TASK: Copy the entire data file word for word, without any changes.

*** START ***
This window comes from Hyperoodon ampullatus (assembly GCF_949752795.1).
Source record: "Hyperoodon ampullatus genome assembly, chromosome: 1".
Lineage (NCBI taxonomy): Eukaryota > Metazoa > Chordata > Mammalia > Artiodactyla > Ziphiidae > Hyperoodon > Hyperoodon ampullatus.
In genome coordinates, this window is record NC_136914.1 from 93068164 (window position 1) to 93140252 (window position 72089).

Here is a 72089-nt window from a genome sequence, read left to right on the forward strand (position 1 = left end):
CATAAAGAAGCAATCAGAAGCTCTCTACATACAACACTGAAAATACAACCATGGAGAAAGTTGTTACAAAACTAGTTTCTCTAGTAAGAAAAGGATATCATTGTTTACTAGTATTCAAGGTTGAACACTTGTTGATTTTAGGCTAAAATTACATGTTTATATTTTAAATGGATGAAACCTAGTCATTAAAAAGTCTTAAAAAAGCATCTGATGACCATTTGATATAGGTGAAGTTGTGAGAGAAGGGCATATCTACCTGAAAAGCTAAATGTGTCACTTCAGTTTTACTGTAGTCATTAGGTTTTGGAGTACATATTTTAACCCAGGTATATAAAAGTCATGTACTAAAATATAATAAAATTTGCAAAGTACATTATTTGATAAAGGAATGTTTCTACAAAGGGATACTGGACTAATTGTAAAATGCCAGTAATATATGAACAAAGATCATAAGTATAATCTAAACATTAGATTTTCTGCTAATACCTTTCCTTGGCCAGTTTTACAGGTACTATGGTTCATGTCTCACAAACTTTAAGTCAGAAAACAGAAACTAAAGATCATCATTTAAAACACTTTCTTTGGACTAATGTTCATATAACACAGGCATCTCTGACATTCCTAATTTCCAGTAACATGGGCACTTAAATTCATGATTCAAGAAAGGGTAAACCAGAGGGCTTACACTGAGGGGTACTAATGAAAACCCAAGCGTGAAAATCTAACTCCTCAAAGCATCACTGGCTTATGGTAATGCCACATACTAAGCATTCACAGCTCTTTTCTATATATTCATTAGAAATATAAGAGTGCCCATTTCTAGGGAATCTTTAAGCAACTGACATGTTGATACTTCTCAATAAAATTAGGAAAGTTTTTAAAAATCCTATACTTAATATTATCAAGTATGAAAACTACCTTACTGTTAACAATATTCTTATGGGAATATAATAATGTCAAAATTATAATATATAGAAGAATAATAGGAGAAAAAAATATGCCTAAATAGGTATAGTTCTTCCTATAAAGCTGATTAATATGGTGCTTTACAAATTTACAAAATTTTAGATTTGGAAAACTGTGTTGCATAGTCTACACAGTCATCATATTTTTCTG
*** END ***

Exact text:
This window comes from Hyperoodon ampullatus (assembly GCF_949752795.1).
Source record: "Hyperoodon ampullatus genome assembly, chromosome: 1".
Lineage (NCBI taxonomy): Eukaryota > Metazoa > Chordata > Mammalia > Artiodactyla > Ziphiidae > Hyperoodon > Hyperoodon ampullatus.
In genome coordinates, this window is record NC_136914.1 from 93068164 (window position 1) to 93140252 (window position 72089).

Here is a 72089-nt window from a genome sequence, read left to right on the forward strand (position 1 = left end):
CATAAAGAAGCAATCAGAAGCTCTCTACATACAACACTGAAAATACAACCATGGAGAAAGTTGTTACAAAACTAGTTTCTCTAGTAAGAAAAGGATATCATTGTTTACTAGTATTCAAGGTTGAACACTTGTTGATTTTAGGCTAAAATTACATGTTTATATTTTAAATGGATGAAACCTAGTCATTAAAAAGTCTTAAAAAAGCATCTGATGACCATTTGATATAGGTGAAGTTGTGAGAGAAGGGCATATCTACCTGAAAAGCTAAATGTGTCACTTCAGTTTTACTGTAGTCATTAGGTTTTGGAGTACATATTTTAACCCAGGTATATAAAAGTCATGTACTAAAATATAATAAAATTTGCAAAGTACATTATTTGATAAAGGAATGTTTCTACAAAGGGATACTGGACTAATTGTAAAATGCCAGTAATATATGAACAAAGATCATAAGTATAATCTAAACATTAGATTTTCTGCTAATACCTTTCCTTGGCCAGTTTTACAGGTACTATGGTTCATGTCTCACAAACTTTAAGTCAGAAAACAGAAACTAAAGATCATCATTTAAAACACTTTCTTTGGACTAATGTTCATATAACACAGGCATCTCTGACATTCCTAATTTCCAGTAACATGGGCACTTAAATTCATGATTCAAGAAAGGGTAAACCAGAGGGCTTACACTGAGGGGTACTAATGAAAACCCAAGCGTGAAAATCTAACTCCTCAAAGCATCACTGGCTTATGGTAATGCCACATACTAAGCATTCACAGCTCTTTTCTATATATTCATTAGAAATATAAGAGTGCCCATTTCTAGGGAATCTTTAAGCAACTGACATGTTGATACTTCTCAATAAAATTAGGAAAGTTTTTAAAAATCCTATACTTAATATTATCAAGTATGAAAACTACCTTACTGTTAACAATATTCTTATGGGAATATAATAATGTCAAAATTATAATATATAGAAGAATAATAGGAGAAAAAAATATGCCTAAATAGGTATAGTTCTTCCTATAAAGCTGATTAATATGGTGCTTTACAAATTTACAAAATTTTAGATTTGGAAAACTGTGTTGCATAGTCTACACAGTCATCATATTTTTCTG